News to Use
Faculty and Staff News
News to Use
Volunteers sought for the 20th annual Spring House Calls
IU students, faculty, staff and non-IU School of Medicine friends and families, are invited to join the 20th annual Spring House Calls from 8:30 a.m. to 1:30 p.m. Saturday, March 28.
Spring House Calls is the largest and longest-running service-learning project of the IU School of Medicine. The event is dedicated to providing home and lawn maintenance for elderly and disabled minority homeowners in two inner-city neighborhoods near the IUPUI campus.
Volunteers will meet at Christamore House, 502 N. Tremont St., Indianapolis, after which they will head to houses in the area to plant flowers, remove weeds, wash windows and perform minor maintenance as needed by the homeowners.
After the event, volunteers and homeowners will come together for a lunch provided by Judge's BBQ.
This event is sponsored by the Office of Medical-Service Learning. For this and other volunteer opportunities, contact Lisa Christy at firstname.lastname@example.org.
Get your tickets -- seventh annual Hunger Banquet
The IU School of Medicine Global Health Student Interest Group will present the seventh annual Hunger Banquet from 6 to 8 p.m. Friday, Feb. 27, in the IUPUI University Tower Ballroom.
Tickets are $10 for students, $15 general admission. Hunger Banquet t-shirts will also be on sale at the event for $12.
Hunger Banquet is a fundraiser that raises awareness about global hunger issues that includes dinner, entertainment, a keynote speaker and a silent auction. This year's keynote speaker is Gary Burniske, managing director at the Purdue University Center for Global Food Security, who will discuss his international experiences with food security.
Auction items at this year's event include an autographed copy of "The Fault in Our Stars" by Indianapolis author John Green, a basketball signed by Larry Bird and a year's supply of Panera bagels.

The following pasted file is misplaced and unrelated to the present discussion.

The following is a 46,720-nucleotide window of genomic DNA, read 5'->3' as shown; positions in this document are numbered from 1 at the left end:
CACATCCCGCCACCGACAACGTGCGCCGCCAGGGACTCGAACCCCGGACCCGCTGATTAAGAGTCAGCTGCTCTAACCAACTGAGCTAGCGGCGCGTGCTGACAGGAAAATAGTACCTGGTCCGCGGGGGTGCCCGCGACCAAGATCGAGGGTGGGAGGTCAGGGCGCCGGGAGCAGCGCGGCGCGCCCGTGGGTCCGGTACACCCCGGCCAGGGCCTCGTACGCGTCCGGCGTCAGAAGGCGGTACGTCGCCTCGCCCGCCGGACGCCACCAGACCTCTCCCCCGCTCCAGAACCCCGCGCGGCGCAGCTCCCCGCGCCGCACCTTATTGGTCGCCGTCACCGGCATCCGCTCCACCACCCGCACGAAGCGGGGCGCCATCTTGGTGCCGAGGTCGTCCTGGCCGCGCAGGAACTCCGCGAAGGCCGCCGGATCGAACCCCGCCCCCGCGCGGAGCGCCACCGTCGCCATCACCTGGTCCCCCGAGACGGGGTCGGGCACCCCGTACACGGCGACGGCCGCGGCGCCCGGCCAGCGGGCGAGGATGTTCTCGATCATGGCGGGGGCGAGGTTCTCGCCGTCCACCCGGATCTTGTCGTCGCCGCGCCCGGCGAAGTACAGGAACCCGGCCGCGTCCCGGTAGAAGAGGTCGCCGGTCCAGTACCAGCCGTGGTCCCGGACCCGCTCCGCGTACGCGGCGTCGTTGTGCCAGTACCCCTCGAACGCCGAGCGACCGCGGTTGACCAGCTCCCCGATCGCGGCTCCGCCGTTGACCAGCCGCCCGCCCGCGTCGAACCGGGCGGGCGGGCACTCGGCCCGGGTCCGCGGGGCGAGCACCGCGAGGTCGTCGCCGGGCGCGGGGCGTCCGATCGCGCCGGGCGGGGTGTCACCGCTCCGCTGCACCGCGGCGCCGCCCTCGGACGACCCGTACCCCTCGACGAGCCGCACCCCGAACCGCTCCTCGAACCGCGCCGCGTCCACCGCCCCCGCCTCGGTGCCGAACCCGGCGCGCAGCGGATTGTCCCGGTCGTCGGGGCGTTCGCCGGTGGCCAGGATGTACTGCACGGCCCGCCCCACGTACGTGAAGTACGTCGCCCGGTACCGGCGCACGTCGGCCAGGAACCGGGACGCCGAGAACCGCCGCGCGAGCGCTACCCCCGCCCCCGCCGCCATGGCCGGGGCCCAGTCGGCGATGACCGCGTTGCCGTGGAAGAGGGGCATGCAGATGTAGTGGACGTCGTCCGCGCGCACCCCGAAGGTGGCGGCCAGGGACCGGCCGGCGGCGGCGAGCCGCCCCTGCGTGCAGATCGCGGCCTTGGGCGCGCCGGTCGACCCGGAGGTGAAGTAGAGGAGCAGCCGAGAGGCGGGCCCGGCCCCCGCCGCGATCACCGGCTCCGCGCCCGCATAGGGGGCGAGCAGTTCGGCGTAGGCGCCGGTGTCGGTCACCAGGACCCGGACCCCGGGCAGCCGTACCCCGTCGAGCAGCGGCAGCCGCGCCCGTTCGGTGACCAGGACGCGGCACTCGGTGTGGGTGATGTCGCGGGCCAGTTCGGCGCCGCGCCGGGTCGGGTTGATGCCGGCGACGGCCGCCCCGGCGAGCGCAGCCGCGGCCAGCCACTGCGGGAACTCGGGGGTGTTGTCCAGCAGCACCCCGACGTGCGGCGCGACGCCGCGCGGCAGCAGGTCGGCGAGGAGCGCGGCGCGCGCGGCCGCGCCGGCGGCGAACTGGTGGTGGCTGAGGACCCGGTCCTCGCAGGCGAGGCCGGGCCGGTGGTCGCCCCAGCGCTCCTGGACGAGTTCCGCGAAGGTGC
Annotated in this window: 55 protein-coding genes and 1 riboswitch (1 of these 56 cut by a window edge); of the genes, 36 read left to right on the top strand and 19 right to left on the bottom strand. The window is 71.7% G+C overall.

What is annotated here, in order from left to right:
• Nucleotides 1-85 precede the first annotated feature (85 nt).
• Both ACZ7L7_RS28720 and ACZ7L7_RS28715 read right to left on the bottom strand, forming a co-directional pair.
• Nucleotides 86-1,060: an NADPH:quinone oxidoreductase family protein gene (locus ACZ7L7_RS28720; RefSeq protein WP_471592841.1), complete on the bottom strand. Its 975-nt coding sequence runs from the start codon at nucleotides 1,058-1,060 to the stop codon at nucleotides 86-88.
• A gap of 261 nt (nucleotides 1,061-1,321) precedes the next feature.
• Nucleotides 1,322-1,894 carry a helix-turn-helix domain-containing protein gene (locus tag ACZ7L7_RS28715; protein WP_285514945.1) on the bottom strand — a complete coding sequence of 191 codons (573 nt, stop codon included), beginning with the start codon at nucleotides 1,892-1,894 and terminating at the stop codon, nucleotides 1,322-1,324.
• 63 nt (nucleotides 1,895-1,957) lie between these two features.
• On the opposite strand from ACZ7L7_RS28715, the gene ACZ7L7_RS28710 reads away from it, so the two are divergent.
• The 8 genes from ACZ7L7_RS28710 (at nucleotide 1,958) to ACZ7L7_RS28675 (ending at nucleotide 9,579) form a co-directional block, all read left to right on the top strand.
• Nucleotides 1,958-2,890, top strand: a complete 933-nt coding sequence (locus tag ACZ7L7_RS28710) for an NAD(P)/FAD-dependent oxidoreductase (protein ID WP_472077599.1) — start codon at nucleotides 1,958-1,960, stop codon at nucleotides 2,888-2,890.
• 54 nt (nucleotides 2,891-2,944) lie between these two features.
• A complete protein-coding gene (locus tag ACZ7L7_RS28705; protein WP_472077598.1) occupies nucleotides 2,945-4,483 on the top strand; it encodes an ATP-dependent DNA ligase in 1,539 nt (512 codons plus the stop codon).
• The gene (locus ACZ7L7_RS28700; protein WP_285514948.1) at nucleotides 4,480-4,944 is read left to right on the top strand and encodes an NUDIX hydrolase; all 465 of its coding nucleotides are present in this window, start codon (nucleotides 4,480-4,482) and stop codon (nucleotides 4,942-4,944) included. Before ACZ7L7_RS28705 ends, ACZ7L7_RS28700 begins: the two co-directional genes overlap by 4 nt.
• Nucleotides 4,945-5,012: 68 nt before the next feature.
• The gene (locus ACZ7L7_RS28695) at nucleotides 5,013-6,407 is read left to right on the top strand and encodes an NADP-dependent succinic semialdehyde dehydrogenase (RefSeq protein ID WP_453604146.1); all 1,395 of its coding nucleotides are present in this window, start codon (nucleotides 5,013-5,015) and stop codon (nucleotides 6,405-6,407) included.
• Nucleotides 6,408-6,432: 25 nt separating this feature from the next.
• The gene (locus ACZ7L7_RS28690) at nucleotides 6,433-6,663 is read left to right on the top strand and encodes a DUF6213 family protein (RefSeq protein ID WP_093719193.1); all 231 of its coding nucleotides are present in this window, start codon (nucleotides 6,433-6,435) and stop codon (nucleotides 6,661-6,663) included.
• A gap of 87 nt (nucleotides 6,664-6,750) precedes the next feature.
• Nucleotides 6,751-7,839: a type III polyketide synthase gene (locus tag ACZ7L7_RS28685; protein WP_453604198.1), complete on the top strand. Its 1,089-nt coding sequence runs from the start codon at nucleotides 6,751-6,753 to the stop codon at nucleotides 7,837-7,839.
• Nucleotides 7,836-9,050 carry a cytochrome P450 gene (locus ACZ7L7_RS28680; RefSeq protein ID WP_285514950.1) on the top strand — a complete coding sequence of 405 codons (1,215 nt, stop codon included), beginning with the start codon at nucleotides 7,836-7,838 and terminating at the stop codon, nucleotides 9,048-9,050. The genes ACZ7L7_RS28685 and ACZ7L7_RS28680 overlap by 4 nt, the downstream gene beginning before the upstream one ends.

All IUSM students, family and friends are encouraged to attend. All proceeds from the seventh annual Hunger Banquet will support the Tumaini Children's Drop-In Center in Eldoret, Kenya, and the AMPATH Orphan and Vulnerable Children's Fund.
Donors and sponsors are still being sought for this year's event. For tickets, or for more information on becoming a donor or sponsor, visit the IUSM Hunger Banquet website.
Questions to email@example.com.
IU researchers put forth 'call to action' on end-of-life care in nursing homes
End-of-life care for nursing home residents has long been associated with poor symptom control and low family satisfaction. With more than one in four older Americans dying in a nursing home -- including 70 percent of Americans with advanced dementia -- an editorial published in the Journal of the American Medical Directors Association calls for bold action to improve the care and support provided to dying nursing home patients and their families.
The editorial by Kathleen Unroe, M.D., assistance professor of medicine at the IU School of Medicine, and co-authors, appears in the February issue of the journal of the American Medical Directors Association.
"With this editorial, I, a physician, and my colleagues, Mary Ersek, a Ph.D. nurse; and John Cagle, a Ph.D. social worker, are calling to the attention of the nursing home community -- those who own, manage, run and work at nursing homes and have a commitment to this population -- how the [Institute of Medicine] report applies to nursing homes," Dr. Unroe said. "It’s imperative that nursing home providers be experts in high-quality palliative and end-of-life care. The overwhelming focus of nursing homes on curative and rehab care can't preclude providing high-quality care appropriate to those who are dying; and the IOM report provides a springboard outlining how to deliver this care.
"The IOM Report on Dying in America: A Call to Action for Nursing Homes" focuses on applying Institute of Medicine recommendations to nursing home residents, many in the last phase of their lives. The report was published in the 2014 “Dying in America: Improving Quality and Honoring Individual Preferences Near the End of Life."
Dr. Unroe is also an investigator with the Regenstrief Institute and IU Center for Aging Research.
For more information, visit the IUSM Newsroom.
Faculty and Staff News
Snyder to be honored at IUPUI women's basketball game
Kurt Snyder, JD, director of Continuing Medical Education at the IU School of Medicine, will be honored as a Favorite Professor during the IUPUI women's basketball game versus North Dakota State starting at 7 p.m. on Feb. 19 in The Jungle at the IUPUI Natatorium. He was also honored as a Favorite Professor during the IUPUI men's basketball game on Feb. 11.